In a paper published in the Proceedings of National Academy of Sciences, USA (PNAS) Jan 24th, 2011, Dr. Magdy Mahfouz and the research team discuss a new way of genetically engineering plants to tolerate aggressive environments.
Regions where water quantity and quality are limiting, such as Saudi Arabia and the Middle East, could benefit by growing crops engineered for stress tolerance, which would not only address the problem of the nutritional needs of a growing population but could pave the way for surplus crops to be exported to GM-restrictive markets like Japan.
Dr. Mahfouz works at the Plant Stress Genomics Research Center at KAUST, directed by Professor Jian-Kang Zhu. This latest research is exactly in line with its founder’s expressed desire that KAUST should bring the benefits of novel research and the accompanying economic development to the region, with the promise of benefits worldwide.
Dr. Mahfouz has developed a “repair tool” (molecular scissors) made out of protein that does two things: it finds the exact place on the genome where it is to be cut using a genetic “postcode” and then deletes, adds or edits the gene with great accuracy and precision.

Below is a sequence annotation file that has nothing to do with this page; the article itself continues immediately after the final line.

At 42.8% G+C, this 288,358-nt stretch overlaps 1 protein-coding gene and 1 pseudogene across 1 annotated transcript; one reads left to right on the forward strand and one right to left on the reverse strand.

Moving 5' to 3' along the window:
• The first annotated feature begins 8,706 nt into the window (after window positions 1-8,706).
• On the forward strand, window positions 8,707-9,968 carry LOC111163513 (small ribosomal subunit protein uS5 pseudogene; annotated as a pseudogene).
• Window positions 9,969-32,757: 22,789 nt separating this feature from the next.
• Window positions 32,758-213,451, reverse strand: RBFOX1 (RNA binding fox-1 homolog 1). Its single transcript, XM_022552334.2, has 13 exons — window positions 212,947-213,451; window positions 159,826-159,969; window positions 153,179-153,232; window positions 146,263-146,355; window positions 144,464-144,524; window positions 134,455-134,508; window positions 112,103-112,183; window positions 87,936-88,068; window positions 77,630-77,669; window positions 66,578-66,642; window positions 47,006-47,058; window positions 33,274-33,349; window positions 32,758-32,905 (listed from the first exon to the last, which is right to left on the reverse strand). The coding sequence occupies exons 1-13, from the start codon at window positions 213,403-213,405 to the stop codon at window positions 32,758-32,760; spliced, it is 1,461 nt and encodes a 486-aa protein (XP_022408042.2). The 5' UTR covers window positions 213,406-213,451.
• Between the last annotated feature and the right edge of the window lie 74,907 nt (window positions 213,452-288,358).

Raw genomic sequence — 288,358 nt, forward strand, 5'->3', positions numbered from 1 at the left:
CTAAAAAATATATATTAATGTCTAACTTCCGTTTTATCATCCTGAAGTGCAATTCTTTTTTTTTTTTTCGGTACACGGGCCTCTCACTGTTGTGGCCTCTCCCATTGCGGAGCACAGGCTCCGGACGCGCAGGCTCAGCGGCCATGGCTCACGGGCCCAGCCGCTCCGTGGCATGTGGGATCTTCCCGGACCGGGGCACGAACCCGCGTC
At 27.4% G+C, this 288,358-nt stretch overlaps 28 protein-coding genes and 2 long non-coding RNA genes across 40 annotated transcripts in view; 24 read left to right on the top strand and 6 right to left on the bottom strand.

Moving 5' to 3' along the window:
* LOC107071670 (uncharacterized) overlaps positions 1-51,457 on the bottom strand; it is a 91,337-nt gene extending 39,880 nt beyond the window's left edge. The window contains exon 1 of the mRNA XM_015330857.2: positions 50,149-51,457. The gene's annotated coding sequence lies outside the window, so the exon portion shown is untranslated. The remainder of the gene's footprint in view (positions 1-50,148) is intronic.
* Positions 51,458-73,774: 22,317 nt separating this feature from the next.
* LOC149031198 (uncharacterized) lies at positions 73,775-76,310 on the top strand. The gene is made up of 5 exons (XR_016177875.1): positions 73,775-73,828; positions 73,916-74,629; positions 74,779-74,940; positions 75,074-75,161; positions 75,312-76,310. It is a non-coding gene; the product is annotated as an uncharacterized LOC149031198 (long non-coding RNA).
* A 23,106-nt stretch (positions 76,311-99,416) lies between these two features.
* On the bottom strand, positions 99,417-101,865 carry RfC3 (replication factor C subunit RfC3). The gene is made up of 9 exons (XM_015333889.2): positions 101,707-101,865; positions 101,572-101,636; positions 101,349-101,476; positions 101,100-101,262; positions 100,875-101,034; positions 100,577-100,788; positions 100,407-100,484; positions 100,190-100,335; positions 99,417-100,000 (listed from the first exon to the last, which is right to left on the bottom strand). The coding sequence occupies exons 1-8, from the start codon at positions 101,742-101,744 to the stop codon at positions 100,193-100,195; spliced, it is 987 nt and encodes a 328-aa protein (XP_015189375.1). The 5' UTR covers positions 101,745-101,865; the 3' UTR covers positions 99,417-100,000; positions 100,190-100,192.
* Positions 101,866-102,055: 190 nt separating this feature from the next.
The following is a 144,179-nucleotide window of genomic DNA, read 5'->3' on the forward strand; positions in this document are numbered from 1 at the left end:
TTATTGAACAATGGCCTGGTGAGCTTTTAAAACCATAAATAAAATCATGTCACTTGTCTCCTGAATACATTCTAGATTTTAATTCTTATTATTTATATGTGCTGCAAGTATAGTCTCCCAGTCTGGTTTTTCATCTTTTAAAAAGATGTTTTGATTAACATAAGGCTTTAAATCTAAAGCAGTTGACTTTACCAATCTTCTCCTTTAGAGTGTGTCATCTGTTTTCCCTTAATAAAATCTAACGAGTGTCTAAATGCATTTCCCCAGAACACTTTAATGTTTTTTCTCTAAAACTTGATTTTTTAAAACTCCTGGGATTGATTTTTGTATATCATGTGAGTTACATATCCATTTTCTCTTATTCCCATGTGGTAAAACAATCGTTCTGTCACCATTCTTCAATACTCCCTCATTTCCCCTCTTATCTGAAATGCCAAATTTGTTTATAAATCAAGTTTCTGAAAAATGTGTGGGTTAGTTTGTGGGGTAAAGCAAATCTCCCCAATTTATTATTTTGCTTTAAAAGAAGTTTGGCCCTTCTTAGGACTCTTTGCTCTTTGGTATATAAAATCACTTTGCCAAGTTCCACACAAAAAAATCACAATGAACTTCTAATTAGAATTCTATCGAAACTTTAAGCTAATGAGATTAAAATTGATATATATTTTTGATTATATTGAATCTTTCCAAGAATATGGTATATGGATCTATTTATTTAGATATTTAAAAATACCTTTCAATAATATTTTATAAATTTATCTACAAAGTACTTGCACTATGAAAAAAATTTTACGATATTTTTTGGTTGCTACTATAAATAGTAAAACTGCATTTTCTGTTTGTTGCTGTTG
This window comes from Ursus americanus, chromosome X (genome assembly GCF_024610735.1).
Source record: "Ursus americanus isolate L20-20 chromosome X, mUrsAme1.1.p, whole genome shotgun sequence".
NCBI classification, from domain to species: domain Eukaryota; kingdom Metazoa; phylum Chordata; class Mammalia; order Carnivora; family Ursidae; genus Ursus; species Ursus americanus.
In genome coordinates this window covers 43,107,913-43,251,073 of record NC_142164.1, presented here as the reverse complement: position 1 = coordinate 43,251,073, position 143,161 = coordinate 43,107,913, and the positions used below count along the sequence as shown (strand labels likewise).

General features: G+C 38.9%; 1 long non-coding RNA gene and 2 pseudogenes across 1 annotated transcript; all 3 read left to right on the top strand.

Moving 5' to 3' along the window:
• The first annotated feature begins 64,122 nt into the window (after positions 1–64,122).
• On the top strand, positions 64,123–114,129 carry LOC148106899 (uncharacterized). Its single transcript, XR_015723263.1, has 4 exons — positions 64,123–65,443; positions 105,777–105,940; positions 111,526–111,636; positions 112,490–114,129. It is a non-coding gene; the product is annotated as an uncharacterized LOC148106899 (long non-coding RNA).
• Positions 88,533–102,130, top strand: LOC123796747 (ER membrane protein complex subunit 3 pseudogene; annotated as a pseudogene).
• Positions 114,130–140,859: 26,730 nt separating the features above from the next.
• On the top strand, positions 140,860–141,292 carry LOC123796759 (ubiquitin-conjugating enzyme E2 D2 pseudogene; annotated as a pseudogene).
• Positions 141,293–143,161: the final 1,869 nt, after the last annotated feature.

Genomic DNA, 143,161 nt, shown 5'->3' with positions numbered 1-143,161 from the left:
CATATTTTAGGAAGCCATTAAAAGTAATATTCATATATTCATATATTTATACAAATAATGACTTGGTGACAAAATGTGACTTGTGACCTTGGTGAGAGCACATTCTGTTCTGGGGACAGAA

Dr. Mahfouz’s work has the potential for much broader applications including human health. This new technology could enhance the technique that may be used to substitute “good” genes for bad, or to cut out or silence the defective genes that cause disease.
Commenting on the research, KAUST Provost Stefan Catsicas saw the technology as a scientific breakthrough and, if the patent is eventually successful, having potentially promising revenues.
Dr. Nina Fedoroff, Professor of the Life Sciences at Penn State University, said the Mahfouz paper “shows the practicability of creating DNA-cutting enzymes tailored to cut a desired target sequence with very high specificity. This is an excellent step forward toward creating very specific genetic improvements in crop plants, while avoiding the potential risks many are concerned about with more conventional genetic modification strategies. Moreover, the paper gives the first evidence that this particular strategy will work in plants.” Professor Federoff is “delighted to see such cutting-edge contributions emerging from a university as young as KAUST!”
Dr. Bengt Norden, Professor of Physical Chemistry at Chalmers University of Technology in Sweden and former Chair of the Nobel Committee for Chemistry commented “that it is very pleasing to see that KAUST has now produced a breakthrough contribution in the field of life science. The work by Mahfouz has great impact and connects with early discoveries by Nobel Laureate Sir Aaron Klug that DNA-recognizing zinc finger proteins connected with a nuclease function may be exploited to create, highly selectively, double-strand breaks in DNA which initiates recombination-catalyzed insertion of an oligonucleotide sequence with surprisingly high efficacy. The possibility to take this DNA manipulation into clinic for “gene correction therapy” is thus no longer only science fiction.
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